Michelle Deakin, managing director of Media Relations & Public Information at Harvard Law School, said the school also has its own loan assistance program. Harvard’s Low Income Protection Plan relieves the burden of education loan repayment for law school graduates working full-time in government, nonprofit or academic jobs.

In addition to school-specific loan assistance, the Public Service Loan Forgiveness Program — a federal aid program — eliminates federal student loan debt for those working full-time in public service after one makes 120 monthly payments.

“A lot of people don’t enter law school because they think they will never be able to pay the debt, but the federal program, along with programs at different schools, makes it possible [for students] to enter public interest and not worry about their debts,” Treanor said.

However, Stone said the federal program is “very much in jeopardy” due to lack of funding. She added that there have been proposals to eliminate the program. President Barack Obama’s 2015 budget proposal to Congress proposed capping the program at $57,500 for all new borrowers, while Republicans continue to push for the full elimination of the program.

Because COAP is independent of the federal program, Yale law students need not worry about the potential elimination of the program, Stone added.

Kyle McEntee, executive director of Law School Transparency, a nonprofit advocacy organization that generates reports aimed at making legal education and profession more transparent, said while Yale has the COAP, loan repayment assistance is rare among less elite schools. Therefore, students at those schools face higher debt burdens.


In her book, Rhode notes that law school graduates face increasing competition in the legal job market, which results in difficulty for students trying to repay their debts. However, elite law schools are more likely to have their alumni find jobs after graduation, Rhode told the News.

McEntee said all law schools are “priced too high,” but the problem is different at elite law schools such as Yale’s. Students at non-elite schools are taking on a lot of risk when entering law school because they may not pass the bar exam. Law students at Yale and other top law schools face this risk less often, he added.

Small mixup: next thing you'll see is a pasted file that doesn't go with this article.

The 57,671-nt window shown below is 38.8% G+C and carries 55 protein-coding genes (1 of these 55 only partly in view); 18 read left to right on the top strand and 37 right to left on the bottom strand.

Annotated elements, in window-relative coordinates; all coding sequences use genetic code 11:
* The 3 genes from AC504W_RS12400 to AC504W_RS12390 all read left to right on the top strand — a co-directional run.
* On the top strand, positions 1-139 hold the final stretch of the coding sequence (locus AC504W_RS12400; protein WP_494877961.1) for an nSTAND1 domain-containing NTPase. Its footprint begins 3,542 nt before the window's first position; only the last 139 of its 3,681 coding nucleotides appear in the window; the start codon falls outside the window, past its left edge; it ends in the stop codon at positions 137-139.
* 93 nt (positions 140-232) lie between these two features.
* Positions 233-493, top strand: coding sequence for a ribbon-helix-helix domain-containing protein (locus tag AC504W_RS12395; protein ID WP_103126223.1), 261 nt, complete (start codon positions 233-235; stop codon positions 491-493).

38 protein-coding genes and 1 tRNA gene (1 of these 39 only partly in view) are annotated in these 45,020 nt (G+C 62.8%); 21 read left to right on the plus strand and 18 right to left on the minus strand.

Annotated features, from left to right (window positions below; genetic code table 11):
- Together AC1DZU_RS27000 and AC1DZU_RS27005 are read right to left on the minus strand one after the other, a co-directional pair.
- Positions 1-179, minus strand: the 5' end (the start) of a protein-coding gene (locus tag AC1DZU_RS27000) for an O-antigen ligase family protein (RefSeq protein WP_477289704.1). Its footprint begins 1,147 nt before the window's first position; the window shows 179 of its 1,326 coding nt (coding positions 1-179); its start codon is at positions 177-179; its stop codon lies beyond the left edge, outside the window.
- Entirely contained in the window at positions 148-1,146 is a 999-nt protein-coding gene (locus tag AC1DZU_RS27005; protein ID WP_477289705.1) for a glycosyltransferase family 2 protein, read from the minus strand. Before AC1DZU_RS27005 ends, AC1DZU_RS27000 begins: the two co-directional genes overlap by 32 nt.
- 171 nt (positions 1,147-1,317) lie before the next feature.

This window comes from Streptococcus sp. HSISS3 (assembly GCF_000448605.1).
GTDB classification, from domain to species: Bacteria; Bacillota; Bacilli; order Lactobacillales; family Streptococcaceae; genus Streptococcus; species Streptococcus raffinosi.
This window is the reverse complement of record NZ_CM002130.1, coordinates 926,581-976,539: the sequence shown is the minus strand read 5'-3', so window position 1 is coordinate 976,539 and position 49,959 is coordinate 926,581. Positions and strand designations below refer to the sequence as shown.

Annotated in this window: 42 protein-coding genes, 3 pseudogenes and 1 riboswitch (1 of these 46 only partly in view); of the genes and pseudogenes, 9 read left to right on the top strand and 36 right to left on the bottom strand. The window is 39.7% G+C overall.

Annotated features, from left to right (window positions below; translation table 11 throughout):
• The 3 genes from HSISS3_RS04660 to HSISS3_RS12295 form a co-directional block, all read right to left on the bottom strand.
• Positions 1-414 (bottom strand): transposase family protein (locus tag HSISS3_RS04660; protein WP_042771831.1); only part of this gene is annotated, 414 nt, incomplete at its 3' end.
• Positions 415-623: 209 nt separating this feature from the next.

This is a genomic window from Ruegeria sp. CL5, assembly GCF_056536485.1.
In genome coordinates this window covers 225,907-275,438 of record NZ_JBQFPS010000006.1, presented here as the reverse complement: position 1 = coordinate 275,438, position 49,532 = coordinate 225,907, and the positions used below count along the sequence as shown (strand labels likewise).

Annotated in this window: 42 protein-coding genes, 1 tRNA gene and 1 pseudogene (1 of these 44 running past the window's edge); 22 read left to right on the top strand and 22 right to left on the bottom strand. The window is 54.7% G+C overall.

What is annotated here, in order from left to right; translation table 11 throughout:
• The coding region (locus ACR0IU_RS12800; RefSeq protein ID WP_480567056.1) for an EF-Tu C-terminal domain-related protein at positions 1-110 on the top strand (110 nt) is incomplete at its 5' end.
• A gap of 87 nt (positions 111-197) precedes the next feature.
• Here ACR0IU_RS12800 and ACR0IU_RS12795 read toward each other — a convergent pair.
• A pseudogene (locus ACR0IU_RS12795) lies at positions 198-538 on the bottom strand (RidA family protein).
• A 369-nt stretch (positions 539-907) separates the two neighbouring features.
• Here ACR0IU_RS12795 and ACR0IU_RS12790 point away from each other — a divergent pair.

“Reputation of the school is very helpful in a profession obsessed with prestige,” McEntee said.

In December 2012, McEntee published an article in the Huffington Post rebutting a November 2012 op-ed by Lawrence Mitchell, then-dean of Case Western Reserve University’s law school. In Mitchell’s writing, he argued that practicing law pays off over the long term and that the graying of baby-boom lawyers creates career opportunities for law school graduates.

McEntee, however, argued in his article that law students are still burdened by heavy debts and the crunch for lawyer jobs continues to worsen.

Treanor agreed that students’ job prospects in the profession have to do a great deal with the reputation of the school. Since the U.S. News and World Report started ranking law schools about 25 years ago, the top 14 schools have almost remained the same every year, Treanor added. Yale Law School was ranked first by U.S. News and World Report earlier this year.

Some external surveys and employment statistics discount graduates who go into academics and law teaching after graduation, which many at Yale Law do, Conroy said. Some surveys do not count fellowships as being employed, but many students take a clerkship upon graduation, which is why Yale Law School has been ranked top on those lists, Conroy added.

According to Yale Law School’s employment statistics for 2014, two of 230 graduates of the class of 2014 are seeking jobs but are unemployed. Three are not seeking employment and four deferred their job start date.